Backup pgm to clone disk

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I have used Acronis on my XP machines for years
to clone disks - to migrate to larger disks.
I'm lucky to have Dell laptops with modular bays
that can handle a hard drive bay module vs external USB drive.

Well - our latest Win7 64-bit Dell Latitude E6400 laptop
doesn't have any modular bays - but several nice USB ports.

I've seen several comments about the recent Acronis versions being buggy.

SO - suggestions for Backup/Clone software for Win7
to create the bootable clone using a USB external SATA drive as the target ?

/ _/ _/ _/ _/ _/ _/ _/ _/ _/ _/ _/ _/ _/ _/ _/ _/ _/ _/ _/
No Good Deed -
         Goes Unpunished  

Re: Backup pgm to clone disk

On 12/4/2013 1:17 PM, ps56k wrote:
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look into ESATA.

I've used older versions of Acronis.
There are some gotchas.
Win7 puts that small hidden partition at the front.
That messed up the drive numbering, so my version of acronis
wouldn't restore properly.
I used Gparted to partition the drive without the hidden partition
and reinstalled the OS.
After that, backup/restore worked for the same drive interface.
But I never was able to backup an IDE drive and restore it to SATA.
Had to reinstall everything on SATA.  Then Acronis worked for SATA.

I have had instances where the restore seemed to work, but wouldn't boot.
Booting the recovery drive and letting it automagically fix the
boot problem usually worked.

There may be activation issues.  Most of my machines are Dell, so
I wouldn't see them.

I never tried to boot from USB because of the speed issue.
No advice on whether restoring to USB would be bootable.

Might be interesting to google sysprep.
I managed to get a drive moved to a different machine with it,
but you'll need a license that permits that.

Re: Backup pgm to clone disk

mike wrote, On 12/4/2013 5:51 PM:
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I've restored using Acronis (version 10, 11, 13) Win7 Pro with and  
without a System Reserved (no drive letter) partition as the first  
partition to IDE and SATA drives.  Image creation and restoration using  
the bootable media or the desktop Acronis version have been successful  
with one sole failure.

That failure, my fault,  was when I inadvertently created the the image  
for both drives (both Win7 Pro) on a dual boot (2 drive system) from the  
second booting operating system drive and later initiated the  
restoration from the first bootable operating system drive which mixed  
up the correct drive letters (since the active booted o/s was always C:)

Running Windows repair would have taken care of it but fortunately it  
was only necessary to rebuild the boot manager using EasyBCD edit  
assigning the correct drive letter C and D to the first and second o/s.

msft mvp consumer apps

Re: Backup pgm to clone disk

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Why - do Dell use volume licencing or similar, and you have a Dell  
restore disc?
J. P. Gilliver. UMRA: 1960/<1985 MB++G()AL-IS-Ch++(p)Ar@T+H+Sh0!:`)DNAf

the plural of 'anecdote' is not 'evidence'. Professor Edzart Ernst, prudential
magazine, AUTUMN 2006, p. 13.

Re: Backup pgm to clone disk

J. P. Gilliver (John) wrote:
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On the older OSes, an OEM installation uses SLIC activation.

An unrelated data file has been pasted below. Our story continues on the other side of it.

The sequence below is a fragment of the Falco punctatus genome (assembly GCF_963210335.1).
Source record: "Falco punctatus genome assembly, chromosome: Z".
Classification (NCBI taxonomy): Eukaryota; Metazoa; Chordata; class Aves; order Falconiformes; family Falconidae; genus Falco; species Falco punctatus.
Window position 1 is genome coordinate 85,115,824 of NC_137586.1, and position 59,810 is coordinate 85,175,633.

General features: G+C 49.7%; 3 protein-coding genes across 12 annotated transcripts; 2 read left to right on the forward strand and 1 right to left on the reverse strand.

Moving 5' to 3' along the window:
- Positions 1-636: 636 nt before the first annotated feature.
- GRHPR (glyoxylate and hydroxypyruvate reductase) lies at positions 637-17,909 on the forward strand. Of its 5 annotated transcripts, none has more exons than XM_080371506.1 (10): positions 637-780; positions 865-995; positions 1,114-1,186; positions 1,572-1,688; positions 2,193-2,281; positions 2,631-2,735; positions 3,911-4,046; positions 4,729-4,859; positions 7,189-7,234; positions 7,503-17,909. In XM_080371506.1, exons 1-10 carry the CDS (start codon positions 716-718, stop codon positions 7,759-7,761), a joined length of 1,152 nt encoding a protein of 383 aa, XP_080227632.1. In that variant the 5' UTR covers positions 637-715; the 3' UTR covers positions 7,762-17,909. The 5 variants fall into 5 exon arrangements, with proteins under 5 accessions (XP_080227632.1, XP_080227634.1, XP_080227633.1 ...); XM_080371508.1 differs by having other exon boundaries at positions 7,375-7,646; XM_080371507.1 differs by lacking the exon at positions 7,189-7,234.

That means, activation is handled transparently.

Windows 8 changes that.,16636.html#Windows-8-OEM-OA-3.0-Piracy-Genuine-Microsoft%2C16636.html?&_suid=138634944974103446689018832034

    "To crack down on piracy, manufacturers will be required to write
     a unique Windows product key -- which is associated with the
     hardware hash -- into the system's BIOS instead of using the same
     product key for every shipped desktop or laptop."

On the older OSes, a table in the BIOS called SLIC, was
the authorization for OEM activation. You might even find
that a number of "Dell" installation CDs or DVDs, could
work because the SLIC was effectively saying "this is a Dell".
In other words, your Dell computer with Dell motherboard,
might be able to run a Dell WinXP CD or a Dell Win7 DVD
(plus or minus drivers). The Windows 8 scheme, by comparison,
sounds more specific.


Re: Backup pgm to clone disk

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If using USB, put the disk to be cloned in the USB enclosure (or  
adapter) and the disk to be written-to in the PC.  I've found that  
prevents a proportion of failures when trying to write large volumes of  
information to USB devices.


Phil, London

Re: Backup pgm to clone disk

On Wed, 4 Dec 2013 15:17:56 -0600, "ps56k"

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  Both EasyUS and HDClone work well.

Re: Backup pgm to clone disk

On Wed, 04 Dec 2013 19:29:08 -0500, wrote:

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  It's EaseUS, by the way. EaseUS ToDo backup.  HDClone is from Miray.

The self booting disk from EaseUS is a windows disk. Miray has a Unix
style boot (non-windows anyway). Both work very well - can clone from
any drive type to any drive type, doesn't matter what size, or how
many of what kind of partitions, as long as there is enough space on
the drive.  Can clone drives, image drives, image partitions - you
name it.

And both of them are one heck of a lot less expensive than acronis

Re: Backup pgm to clone disk

ps56k wrote:

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I use IFL (Image For Linux) from TerabyteUnlimited. They, also, have a
IFW (Image For Windows) package. Visit there site for more information.


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